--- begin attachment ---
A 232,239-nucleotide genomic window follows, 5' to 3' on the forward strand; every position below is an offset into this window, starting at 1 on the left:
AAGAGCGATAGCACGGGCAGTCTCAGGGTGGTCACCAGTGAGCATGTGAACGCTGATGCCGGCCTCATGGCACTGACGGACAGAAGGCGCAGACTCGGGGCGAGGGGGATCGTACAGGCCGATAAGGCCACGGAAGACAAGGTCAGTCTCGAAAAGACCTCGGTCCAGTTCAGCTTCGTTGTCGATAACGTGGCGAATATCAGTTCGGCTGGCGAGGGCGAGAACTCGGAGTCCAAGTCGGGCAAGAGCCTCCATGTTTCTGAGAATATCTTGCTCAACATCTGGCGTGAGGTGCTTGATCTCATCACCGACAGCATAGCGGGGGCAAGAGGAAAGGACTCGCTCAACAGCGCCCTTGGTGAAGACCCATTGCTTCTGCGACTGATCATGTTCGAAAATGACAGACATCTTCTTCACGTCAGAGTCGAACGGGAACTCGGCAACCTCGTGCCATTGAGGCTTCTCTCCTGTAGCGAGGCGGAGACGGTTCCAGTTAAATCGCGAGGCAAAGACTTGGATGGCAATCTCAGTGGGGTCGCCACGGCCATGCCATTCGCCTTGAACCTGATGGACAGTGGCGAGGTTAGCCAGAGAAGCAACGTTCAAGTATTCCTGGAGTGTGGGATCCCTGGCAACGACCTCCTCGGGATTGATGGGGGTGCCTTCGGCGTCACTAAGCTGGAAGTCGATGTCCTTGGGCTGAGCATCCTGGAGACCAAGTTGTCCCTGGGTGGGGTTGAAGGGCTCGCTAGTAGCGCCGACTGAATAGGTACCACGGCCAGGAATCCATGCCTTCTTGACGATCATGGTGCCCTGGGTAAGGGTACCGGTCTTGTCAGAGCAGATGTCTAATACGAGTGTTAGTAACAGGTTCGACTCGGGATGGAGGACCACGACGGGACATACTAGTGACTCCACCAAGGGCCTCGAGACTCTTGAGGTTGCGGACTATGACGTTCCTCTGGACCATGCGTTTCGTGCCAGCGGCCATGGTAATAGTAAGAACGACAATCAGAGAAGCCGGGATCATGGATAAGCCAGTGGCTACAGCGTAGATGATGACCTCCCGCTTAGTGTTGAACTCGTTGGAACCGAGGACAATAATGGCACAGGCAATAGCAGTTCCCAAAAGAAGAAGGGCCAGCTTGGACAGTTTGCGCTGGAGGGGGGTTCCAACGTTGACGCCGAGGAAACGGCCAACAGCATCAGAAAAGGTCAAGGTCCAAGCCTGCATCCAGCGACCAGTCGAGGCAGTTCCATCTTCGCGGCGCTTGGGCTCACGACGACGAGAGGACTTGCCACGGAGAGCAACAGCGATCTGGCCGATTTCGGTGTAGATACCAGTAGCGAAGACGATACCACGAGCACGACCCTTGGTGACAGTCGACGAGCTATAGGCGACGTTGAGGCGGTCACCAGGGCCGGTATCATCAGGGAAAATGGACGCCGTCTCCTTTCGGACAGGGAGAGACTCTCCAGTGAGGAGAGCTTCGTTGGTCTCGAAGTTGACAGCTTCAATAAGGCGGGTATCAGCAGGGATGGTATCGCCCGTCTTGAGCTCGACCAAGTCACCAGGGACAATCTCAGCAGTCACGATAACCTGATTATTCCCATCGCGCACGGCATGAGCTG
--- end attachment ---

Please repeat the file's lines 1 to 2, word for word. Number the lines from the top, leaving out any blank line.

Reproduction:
A 232,239-nucleotide genomic window follows, 5' to 3' on the forward strand; every position below is an offset into this window, starting at 1 on the left:
AAGAGCGATAGCACGGGCAGTCTCAGGGTGGTCACCAGTGAGCATGTGAACGCTGATGCCGGCCTCATGGCACTGACGGACAGAAGGCGCAGACTCGGGGCGAGGGGGATCGTACAGGCCGATAAGGCCACGGAAGACAAGGTCAGTCTCGAAAAGACCTCGGTCCAGTTCAGCTTCGTTGTCGATAACGTGGCGAATATCAGTTCGGCTGGCGAGGGCGAGAACTCGGAGTCCAAGTCGGGCAAGAGCCTCCATGTTTCTGAGAATATCTTGCTCAACATCTGGCGTGAGGTGCTTGATCTCATCACCGACAGCATAGCGGGGGCAAGAGGAAAGGACTCGCTCAACAGCGCCCTTGGTGAAGACCCATTGCTTCTGCGACTGATCATGTTCGAAAATGACAGACATCTTCTTCACGTCAGAGTCGAACGGGAACTCGGCAACCTCGTGCCATTGAGGCTTCTCTCCTGTAGCGAGGCGGAGACGGTTCCAGTTAAATCGCGAGGCAAAGACTTGGATGGCAATCTCAGTGGGGTCGCCACGGCCATGCCATTCGCCTTGAACCTGATGGACAGTGGCGAGGTTAGCCAGAGAAGCAACGTTCAAGTATTCCTGGAGTGTGGGATCCCTGGCAACGACCTCCTCGGGATTGATGGGGGTGCCTTCGGCGTCACTAAGCTGGAAGTCGATGTCCTTGGGCTGAGCATCCTGGAGACCAAGTTGTCCCTGGGTGGGGTTGAAGGGCTCGCTAGTAGCGCCGACTGAATAGGTACCACGGCCAGGAATCCATGCCTTCTTGACGATCATGGTGCCCTGGGTAAGGGTACCGGTCTTGTCAGAGCAGATGTCTAATACGAGTGTTAGTAACAGGTTCGACTCGGGATGGAGGACCACGACGGGACATACTAGTGACTCCACCAAGGGCCTCGAGACTCTTGAGGTTGCGGACTATGACGTTCCTCTGGACCATGCGTTTCGTGCCAGCGGCCATGGTAATAGTAAGAACGACAATCAGAGAAGCCGGGATCATGGATAAGCCAGTGGCTACAGCGTAGATGATGACCTCCCGCTTAGTGTTGAACTCGTTGGAACCGAGGACAATAATGGCACAGGCAATAGCAGTTCCCAAAAGAAGAAGGGCCAGCTTGGACAGTTTGCGCTGGAGGGGGGTTCCAACGTTGACGCCGAGGAAACGGCCAACAGCATCAGAAAAGGTCAAGGTCCAAGCCTGCATCCAGCGACCAGTCGAGGCAGTTCCATCTTCGCGGCGCTTGGGCTCACGACGACGAGAGGACTTGCCACGGAGAGCAACAGCGATCTGGCCGATTTCGGTGTAGATACCAGTAGCGAAGACGATACCACGAGCACGACCCTTGGTGACAGTCGACGAGCTATAGGCGACGTTGAGGCGGTCACCAGGGCCGGTATCATCAGGGAAAATGGACGCCGTCTCCTTTCGGACAGGGAGAGACTCTCCAGTGAGGAGAGCTTCGTTGGTCTCGAAGTTGACAGCTTCAATAAGGCGGGTATCAGCAGGGATGGTATCGCCCGTCTTGAGCTCGACCAAGTCACCAGGGACAATCTCAGCAGTCACGATAACCTGATTATTCCCATCGCGCACGGCATGAGCTG